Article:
How sure are you about your party affiliation?

This morning I listened to the latest episode in the new NPR Politics podcast discussing “The Battle for Control of the GOP.” National Politics Correspondent, Mara Liasson reminded me of something I learned in my 12th grade AP Government class. You pick your party affiliation based on the “three legged stool”, in this order.

  1. Social issues: Conservative or liberal views on things like abortion, marijuana legalization, gay marriage, and issues of race.
  2. Economic issues: tax policy, spending, entitlements, deficits.
  3. Defense: Hawks and Doves, military spending, surveillance, foreign policy, foreign aid.


If you split the first two, Defense is supposed to be the kicker. If you fall in line on the first two, your belief in defense won’t sway your affiliation the other way. 


I remember Mr. Sanfilippo teaching us this a decade ago. I went home, lining this all up and decided then that I was going to be a libertarian because in all of my 18 year old wisdom, I thought I was above this simplistic model.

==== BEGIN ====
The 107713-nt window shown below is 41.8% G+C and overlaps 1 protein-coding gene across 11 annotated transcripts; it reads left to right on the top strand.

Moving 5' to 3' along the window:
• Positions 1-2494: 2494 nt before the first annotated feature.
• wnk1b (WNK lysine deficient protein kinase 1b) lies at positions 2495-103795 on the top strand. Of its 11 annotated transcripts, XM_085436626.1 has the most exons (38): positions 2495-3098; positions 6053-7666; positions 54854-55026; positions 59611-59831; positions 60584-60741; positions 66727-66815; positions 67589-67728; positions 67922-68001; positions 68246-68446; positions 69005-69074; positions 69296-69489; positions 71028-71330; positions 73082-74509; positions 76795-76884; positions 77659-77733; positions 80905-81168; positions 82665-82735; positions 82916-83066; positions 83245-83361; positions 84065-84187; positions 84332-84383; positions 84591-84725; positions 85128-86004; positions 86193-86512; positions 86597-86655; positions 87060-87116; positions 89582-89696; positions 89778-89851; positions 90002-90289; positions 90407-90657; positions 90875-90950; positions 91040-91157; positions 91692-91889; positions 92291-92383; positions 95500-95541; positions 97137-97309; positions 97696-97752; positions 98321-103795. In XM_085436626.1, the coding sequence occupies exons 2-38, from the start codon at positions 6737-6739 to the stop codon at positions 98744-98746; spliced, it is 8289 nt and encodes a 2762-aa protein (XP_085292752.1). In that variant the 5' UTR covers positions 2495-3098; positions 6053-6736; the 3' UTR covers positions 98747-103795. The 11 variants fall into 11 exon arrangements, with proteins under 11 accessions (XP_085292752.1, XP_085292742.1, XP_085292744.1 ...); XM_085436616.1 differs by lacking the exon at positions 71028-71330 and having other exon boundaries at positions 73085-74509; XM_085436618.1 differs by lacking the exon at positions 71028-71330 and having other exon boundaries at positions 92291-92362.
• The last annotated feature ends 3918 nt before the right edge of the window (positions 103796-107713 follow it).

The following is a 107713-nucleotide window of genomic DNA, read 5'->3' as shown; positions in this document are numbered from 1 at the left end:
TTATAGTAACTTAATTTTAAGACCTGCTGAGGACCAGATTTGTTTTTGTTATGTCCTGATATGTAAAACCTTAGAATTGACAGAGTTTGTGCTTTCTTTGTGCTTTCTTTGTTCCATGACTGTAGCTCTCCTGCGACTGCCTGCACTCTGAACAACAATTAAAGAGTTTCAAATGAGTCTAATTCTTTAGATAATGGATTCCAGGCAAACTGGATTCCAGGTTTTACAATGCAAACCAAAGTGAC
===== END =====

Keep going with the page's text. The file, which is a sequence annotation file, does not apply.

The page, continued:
In reality though, none of us are. Thats really what it comes down to. Those three pillars should line up with the party we would vote for. When it comes down to it, we vote based on which party holds weight on these issues.


The problem, however, is the GOP is completely fractured on the kicker. In the last debate and the aftermath of terrorist attacks in Paris, foreign policy and defense has divided Republicans. Rand Paul called out Marco Rubio for wanting to spend a trillion dollars to intervene in military conflicts in the Middle East. Rubio hit Rand Paul for being an “isolationist.” Republican governors all over the country are split between allowing Syrian refugees into their states. Keep in mind, thee refugees are fleeing terrorism, not bringing it. 


The nice easy model is not so nice or easy anymore. So maybe take the time to reevaluate which party — and which party’s nominee — lines up with your views in those three categories and if their convictions are likely to collapse when one of those legs falls out. 


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